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CLEVELAND WATER REVENUE BOND RATING UPGRADED BY TWO PRINCIPAL RATING AGENCIES

 CLEVELAND WATER REVENUE BOND RATING UPGRADED
 BY TWO PRINCIPAL RATING AGENCIES
 CLEVELAND, Feb. 25 /PRNewswire/ -- The nation's two principal bond rating agencies announced on Feb. 24 upgrades in their valuation of the City of Cleveland Division of Water's revenue bond issue expected to be offered for sale this week.
 Moody's Investors Service Rating Desk raised their valuation of the Cleveland Waterworks Improvement First Mortgage Revenue Bonds, Series F, 1992 from "A" to "A1" -- the highest rating held by the Division of Water since 1977.
 Standard & Poor's Credit Wire raised its valuation of the issue from "A" to "A plus".
 The bond issue to be offered this week includes $168,760,000 in First Mortgage Revenue Bonds, Series F, 1992 A, and $117,245,000 in First Mortgage Revenue Refunding Bonds, Series F, 1992 B. Proceeds from the issue will be used to finance water treatment plant expansion, improvements to pumping stations, water mains, control and communications systems, as well as to provide for the refunding of portions of the system's Series E 1987 bonds.
 Mayor Michael R. White called the announcements "very good news," adding that the upgrades "affirms the emphasis we place on maintaining a standard of excellence in service to both our city and suburban customers.
 "We believe this upgrade is a reflection of the confidence the bond rating agencies have in what we have been doing here, even in the face of a recession," said White. "Cleveland's continued emergence is bolstered by our abundant supply of the highest quality water and a very professional organization to deliver it."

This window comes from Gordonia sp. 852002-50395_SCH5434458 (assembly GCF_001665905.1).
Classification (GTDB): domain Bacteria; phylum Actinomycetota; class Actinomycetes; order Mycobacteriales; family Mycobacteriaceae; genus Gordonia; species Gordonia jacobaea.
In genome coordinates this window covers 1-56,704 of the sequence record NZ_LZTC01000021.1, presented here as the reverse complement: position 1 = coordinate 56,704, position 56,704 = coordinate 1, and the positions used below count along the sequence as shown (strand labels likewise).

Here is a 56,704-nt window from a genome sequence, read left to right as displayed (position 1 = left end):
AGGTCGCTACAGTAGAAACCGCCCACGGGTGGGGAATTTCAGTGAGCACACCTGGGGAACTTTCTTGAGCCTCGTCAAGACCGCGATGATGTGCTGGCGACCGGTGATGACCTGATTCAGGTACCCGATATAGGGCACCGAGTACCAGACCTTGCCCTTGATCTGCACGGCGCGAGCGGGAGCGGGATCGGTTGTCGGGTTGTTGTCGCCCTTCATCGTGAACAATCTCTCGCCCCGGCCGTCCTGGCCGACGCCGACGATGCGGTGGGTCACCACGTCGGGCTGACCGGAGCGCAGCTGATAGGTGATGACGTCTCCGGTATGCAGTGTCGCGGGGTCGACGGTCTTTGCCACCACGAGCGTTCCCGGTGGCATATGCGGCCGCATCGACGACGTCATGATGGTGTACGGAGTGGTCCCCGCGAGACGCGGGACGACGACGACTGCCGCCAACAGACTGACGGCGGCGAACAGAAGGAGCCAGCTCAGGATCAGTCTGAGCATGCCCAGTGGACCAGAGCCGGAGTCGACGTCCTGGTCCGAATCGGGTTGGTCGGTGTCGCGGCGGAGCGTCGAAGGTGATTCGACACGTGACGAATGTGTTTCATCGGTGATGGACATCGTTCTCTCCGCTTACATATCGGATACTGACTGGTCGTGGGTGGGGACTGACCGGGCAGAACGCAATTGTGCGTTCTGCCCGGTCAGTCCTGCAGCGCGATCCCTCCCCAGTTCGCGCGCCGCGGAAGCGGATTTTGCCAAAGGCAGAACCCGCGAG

In Moody's announcement, the rating agency cited "the system's established and diverse service area, satisfactory financial operations, absence of significant additional borrowing and strong management and facilities planning," as primary reasons for its upgrade.
 Moody's also said the division has "recognized and anticipated regional development patterns while building redundancies into the (water) system configuration. System stability is further enhanced by the lack of dependence upon any one customer and an abundant supply of good quality water. Rates sufficient to support the new debt have already been approved by the city council."
 The Standard & Poor's announcement cited "continued strength of the system's regional service area economy, the increased flexibility of the capital program, continued sound financial performance, and (water) rates that will remain competitive despite approved increases to support the capital program."
 Michael G. Konicek, director of Cleveland's Department of Utilities, said the upgrades would provide substantial savings in interest expense to the city over the life of the issue.
 "We're gratified that the system has been recognized for the excellence of its management, financial performance and progress in moving forward with renovation of its asset base," said Konicek. "We provide high-quality service to Cleveland and 67 communities in Cuyahoga, Summit and Medina counties."
 Konicek added that more than $370 million has been invested in upgrading the water delivery system for its 380,000 customers in the last 15 years.
 -0- 2/25/92
 /CONTACT: Alan Seifullah, 216-664-2238, Mary Rose Coburn, 216-664-2239, or Joe Skrabec, 216-664-4529, all of the city of Cleveland/ CO: The City of Cleveland ST: Ohio IN: SU:


LC -- CL018 -- 2498 02/25/92 16:04 EST
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Publication:PR Newswire
Date:Feb 25, 1992
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